Twelve of 65 (18.5%) patients with CD, 4 of 39 (10.3%) patients with UC, and 1 patient with IBD-U had a positive family (a first-degree or a second-degree relative) history. There was no statistically significant difference between the patients with CD and UC regarding the positive family history (P > 0.05). We found no statistically significant association between the age at diagnosis and the presence of a positive family history (P > 0.05).
Delay in Diagnosis
The median delay from the onset of symptoms to diagnosis for all of the cases of IBD was 6.2 months, ranging from <1 month to 4 years. The median delay for CD was 8.1 months and for UC 3.1 months. There was a statistically significant difference between CD and UC (P < 0.001) regarding the length of delay; however, there was no association between length of delay and sex (P > 0.05).
Presenting Symptoms and Signs
The majority of patients with IBD presented with abdominal pain (92.5%), diarrhea (78.5%), and weight loss (69.2%). A substantial proportion of CD cases did not present with diarrhea (32.3%), and only 47.7% of them had the classic triad of symptoms (abdominal pain, diarrhea, and weight loss). Nine children (13.8%) with CD had perianal disease at presentation. Growth impairment (G1) was found in 24.3% of all of the IBD cases, in 30.7% of patients with CD, and 12.8% of patients with UC.
Diagnostic procedures performed at diagnosis are presented in Table 3. In total, in 43 of 65 patients with CD the Porto diagnostic criteria for complete diagnostic workup (upper GI endoscopy, colonoscopy including terminal ileoscopy, and reliable small bowel investigation) were reached.
The median follow-up was 34.8 months for IBD (range 2–107), 35.9 months for CD (range 2–107), and 32.8 months (range 6–96) for UC. The minimum follow-up was 2 months. Seventy-seven percent (30/39) of patients with UC and 81.5% (53/65) of patients with CD had a follow-up period of >2 years.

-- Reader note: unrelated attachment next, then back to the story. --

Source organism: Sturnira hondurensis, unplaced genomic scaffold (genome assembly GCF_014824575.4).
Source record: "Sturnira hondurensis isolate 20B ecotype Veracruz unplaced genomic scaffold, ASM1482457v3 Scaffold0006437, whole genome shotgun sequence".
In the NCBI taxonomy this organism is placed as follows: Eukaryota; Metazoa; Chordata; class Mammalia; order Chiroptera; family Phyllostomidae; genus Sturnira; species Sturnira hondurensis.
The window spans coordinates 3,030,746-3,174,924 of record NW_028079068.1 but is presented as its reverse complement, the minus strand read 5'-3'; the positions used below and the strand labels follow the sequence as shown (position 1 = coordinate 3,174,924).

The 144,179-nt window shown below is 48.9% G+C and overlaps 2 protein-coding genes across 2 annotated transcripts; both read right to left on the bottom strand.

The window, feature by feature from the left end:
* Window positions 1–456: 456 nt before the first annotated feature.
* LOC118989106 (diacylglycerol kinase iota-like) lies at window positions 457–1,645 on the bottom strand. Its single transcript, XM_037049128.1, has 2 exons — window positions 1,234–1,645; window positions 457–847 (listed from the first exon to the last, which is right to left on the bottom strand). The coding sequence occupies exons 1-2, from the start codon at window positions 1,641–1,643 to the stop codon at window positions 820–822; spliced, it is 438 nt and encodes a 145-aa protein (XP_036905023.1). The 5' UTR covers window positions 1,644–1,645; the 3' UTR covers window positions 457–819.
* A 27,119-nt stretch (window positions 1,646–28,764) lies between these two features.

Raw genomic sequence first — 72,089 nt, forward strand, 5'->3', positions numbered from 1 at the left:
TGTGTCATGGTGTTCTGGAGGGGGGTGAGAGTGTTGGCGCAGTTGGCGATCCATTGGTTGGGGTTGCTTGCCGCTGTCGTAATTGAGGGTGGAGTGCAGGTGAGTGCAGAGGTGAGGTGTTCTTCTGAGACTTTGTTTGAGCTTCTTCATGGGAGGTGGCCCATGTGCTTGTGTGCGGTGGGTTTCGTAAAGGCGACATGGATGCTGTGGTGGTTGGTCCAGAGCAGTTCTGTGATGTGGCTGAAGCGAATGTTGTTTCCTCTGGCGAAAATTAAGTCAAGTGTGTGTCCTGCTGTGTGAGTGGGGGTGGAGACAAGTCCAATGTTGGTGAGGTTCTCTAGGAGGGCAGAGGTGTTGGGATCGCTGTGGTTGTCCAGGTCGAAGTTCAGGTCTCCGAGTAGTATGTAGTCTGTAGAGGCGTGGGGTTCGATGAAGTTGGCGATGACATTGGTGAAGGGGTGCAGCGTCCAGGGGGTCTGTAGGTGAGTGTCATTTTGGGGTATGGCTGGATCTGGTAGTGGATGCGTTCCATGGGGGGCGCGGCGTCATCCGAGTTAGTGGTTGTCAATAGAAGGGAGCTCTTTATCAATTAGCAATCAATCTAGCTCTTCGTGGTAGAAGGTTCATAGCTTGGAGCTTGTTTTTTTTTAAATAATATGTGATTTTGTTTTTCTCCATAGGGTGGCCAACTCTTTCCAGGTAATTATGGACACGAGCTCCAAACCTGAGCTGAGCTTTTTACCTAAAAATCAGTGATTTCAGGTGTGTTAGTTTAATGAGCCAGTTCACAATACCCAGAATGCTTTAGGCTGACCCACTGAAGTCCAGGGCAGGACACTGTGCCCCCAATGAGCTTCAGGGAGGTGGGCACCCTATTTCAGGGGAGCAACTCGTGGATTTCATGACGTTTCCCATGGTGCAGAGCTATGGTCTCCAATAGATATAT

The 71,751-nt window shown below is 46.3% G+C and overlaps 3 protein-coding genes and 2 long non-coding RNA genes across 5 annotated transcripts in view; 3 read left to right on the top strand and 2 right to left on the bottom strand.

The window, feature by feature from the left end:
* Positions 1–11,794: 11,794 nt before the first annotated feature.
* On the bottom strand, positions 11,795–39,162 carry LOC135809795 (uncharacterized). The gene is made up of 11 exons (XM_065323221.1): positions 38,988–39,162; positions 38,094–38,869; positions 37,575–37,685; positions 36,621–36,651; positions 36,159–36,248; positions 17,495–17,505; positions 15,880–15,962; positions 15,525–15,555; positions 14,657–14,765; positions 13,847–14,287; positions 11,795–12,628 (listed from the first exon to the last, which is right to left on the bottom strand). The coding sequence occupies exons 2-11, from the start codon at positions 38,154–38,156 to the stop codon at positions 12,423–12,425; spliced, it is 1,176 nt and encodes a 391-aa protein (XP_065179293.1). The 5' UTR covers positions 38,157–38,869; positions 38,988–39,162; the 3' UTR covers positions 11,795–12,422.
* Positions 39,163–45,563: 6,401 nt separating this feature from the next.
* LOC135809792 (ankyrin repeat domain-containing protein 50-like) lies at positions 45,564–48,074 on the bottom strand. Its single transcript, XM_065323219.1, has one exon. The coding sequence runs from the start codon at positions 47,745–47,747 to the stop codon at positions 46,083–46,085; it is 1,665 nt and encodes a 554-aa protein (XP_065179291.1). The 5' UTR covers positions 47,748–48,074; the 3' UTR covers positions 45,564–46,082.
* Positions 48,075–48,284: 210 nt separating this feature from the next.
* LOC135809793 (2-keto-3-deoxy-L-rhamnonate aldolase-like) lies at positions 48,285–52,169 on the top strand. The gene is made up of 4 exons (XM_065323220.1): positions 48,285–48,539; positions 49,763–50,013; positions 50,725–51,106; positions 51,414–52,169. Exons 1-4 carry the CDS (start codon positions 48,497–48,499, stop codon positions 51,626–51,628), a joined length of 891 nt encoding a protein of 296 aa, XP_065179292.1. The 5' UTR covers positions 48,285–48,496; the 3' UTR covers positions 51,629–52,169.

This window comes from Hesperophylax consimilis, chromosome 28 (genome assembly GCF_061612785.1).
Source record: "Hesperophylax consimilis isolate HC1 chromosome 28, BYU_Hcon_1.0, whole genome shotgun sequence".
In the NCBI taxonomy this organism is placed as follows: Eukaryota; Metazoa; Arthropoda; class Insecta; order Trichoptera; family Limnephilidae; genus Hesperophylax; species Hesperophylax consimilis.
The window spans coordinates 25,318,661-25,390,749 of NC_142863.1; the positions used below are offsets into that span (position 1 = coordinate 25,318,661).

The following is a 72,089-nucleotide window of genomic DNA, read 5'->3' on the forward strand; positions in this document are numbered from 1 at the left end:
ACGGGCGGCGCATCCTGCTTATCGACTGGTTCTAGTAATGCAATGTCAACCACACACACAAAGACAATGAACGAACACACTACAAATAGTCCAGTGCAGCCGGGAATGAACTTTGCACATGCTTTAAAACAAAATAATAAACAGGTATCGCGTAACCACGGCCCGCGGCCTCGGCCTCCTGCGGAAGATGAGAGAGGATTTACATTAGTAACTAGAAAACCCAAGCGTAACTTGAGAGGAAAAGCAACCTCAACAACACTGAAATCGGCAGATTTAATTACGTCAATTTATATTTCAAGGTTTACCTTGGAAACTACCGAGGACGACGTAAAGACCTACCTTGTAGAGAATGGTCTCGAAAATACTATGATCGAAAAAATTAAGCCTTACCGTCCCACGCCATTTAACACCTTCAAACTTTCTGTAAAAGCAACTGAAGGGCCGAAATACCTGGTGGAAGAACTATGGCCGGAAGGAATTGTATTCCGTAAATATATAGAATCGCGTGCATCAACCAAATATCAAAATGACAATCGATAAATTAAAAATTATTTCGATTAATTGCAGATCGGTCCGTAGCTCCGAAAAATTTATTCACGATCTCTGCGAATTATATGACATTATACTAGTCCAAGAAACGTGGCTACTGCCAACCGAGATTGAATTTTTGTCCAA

During the follow-up, repeated colonoscopies were performed in 73.8% (48/65) patients with CD, capsule endoscopy in 41.5% (27/65), and SBFT in 29.2% (19/65) of patients with CD. Of the 48 patients with CD with repeated endoscopic examinations, in 43 (89.4%) ileocolonoscopy was performed. In patients with UC, colonoscopy was repeated in 48.6% (19/39).
EIMs were observed in 32.6% (35/107) of all of the patients with IBD at diagnosis or at follow-up. Of the 3 patients with IBD-U, none had EIM. Joint problems (arthralgia and/or arthritis) were reported in 30.8% (20/65) of patients with CD and 7.7% (3/39) patients with UC (P < 0.01). Oral aphthous lesions were present in 16.9% (11/65) of patients with CD and in 2.6% of patients with UC (P < 0.05). One patient with CD experienced severe orofacial granulomatosis. Only 1 patient had ocular EIM (an 11-year-old girl with UC and episcleritis). Skin manifestations were observed in 3.7% (4/107), in 3 patients with CD and 1 with UC. Only 1 patient presented with pyoderma gangrenosum; the others had erythema nodosum. The patient with CD with pyoderma gangrenosum was receiving infliximab therapy at the time of the occurrence of skin lesions. Hepatobiliary EIMs were documented in 5 (4.7%) patients. Among patients with UC, hepatobiliary disease was observed in 3 (7.7%) cases; 1 of the patients had primary sclerosing cholangitis, and 2 had the autoimmune hepatitis/sclerosing cholangitis (AIH/SC) overlap syndrome. Both patients with CD who had hepatobiliary EIM were diagnosed as having the AIH/SC overlap syndrome. Rare EIMs were found in 2 patients, both with CD. The first patient experienced acute pancreatitis 1 month before the diagnosis of CD, and the other had pericarditis at the time of diagnosis.
Disease Activity at the Time of Diagnosis
Moderate and severe disease activities (PCDAI > 30) were found in 37 (56.9%) patients with CD at presentation. Because of the retrospective nature of the study, we were able to determine PUCAI only in 82.0% (32/39) of patients with UC. Severe disease activity at the time of diagnosis (PUCAI ≥ 65) was seen in 25% (8/32) of these patients with UC.
Disease Location in Patients With CD
Disease location could be determined according to the Paris classification in 66.2% (43/65) patients with CD at presentation. Terminal ileal disease (±limited cecal disease, L1) was seen at diagnosis in 20.9% (9/43), isolated colonic disease (L2) in 4.6% (2/43), and ileocolonic disease (L3) in 74.5% (32/43) of patients with CD. Upper GI inflammation proximal to the ligament of Treitz (L4a) was present in 48.9% (21/43), and small bowel inflammation (L4b) in 34.9% (15/43) of patients with CD. The inflammation of the entire GI tract (L3L4ab) was observed in 16.3% (7/43) of patients with CD. There were no cases of isolated upper GI involvement proximal to the ligament of Treitz (L4a) without associated inflammation elsewhere in the GI tract.